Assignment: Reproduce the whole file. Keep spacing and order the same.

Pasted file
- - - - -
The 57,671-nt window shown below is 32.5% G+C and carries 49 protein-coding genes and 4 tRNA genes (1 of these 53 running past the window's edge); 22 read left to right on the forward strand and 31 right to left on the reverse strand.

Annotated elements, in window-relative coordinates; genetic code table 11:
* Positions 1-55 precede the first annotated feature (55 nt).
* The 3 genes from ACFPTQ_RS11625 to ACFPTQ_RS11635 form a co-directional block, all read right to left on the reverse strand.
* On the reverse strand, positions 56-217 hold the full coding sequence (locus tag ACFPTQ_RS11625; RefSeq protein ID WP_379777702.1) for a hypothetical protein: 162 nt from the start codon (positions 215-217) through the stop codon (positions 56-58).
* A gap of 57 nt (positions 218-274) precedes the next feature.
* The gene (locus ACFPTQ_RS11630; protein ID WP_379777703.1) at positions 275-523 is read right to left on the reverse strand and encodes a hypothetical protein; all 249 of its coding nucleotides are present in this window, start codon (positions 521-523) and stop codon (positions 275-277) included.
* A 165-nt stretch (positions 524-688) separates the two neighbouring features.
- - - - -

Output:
The 57,671-nt window shown below is 32.5% G+C and carries 49 protein-coding genes and 4 tRNA genes (1 of these 53 running past the window's edge); 22 read left to right on the forward strand and 31 right to left on the reverse strand.

Annotated elements, in window-relative coordinates; genetic code table 11:
* Positions 1-55 precede the first annotated feature (55 nt).
* The 3 genes from ACFPTQ_RS11625 to ACFPTQ_RS11635 form a co-directional block, all read right to left on the reverse strand.
* On the reverse strand, positions 56-217 hold the full coding sequence (locus tag ACFPTQ_RS11625; RefSeq protein ID WP_379777702.1) for a hypothetical protein: 162 nt from the start codon (positions 215-217) through the stop codon (positions 56-58).
* A gap of 57 nt (positions 218-274) precedes the next feature.
* The gene (locus ACFPTQ_RS11630; protein ID WP_379777703.1) at positions 275-523 is read right to left on the reverse strand and encodes a hypothetical protein; all 249 of its coding nucleotides are present in this window, start codon (positions 521-523) and stop codon (positions 275-277) included.
* A 165-nt stretch (positions 524-688) separates the two neighbouring features.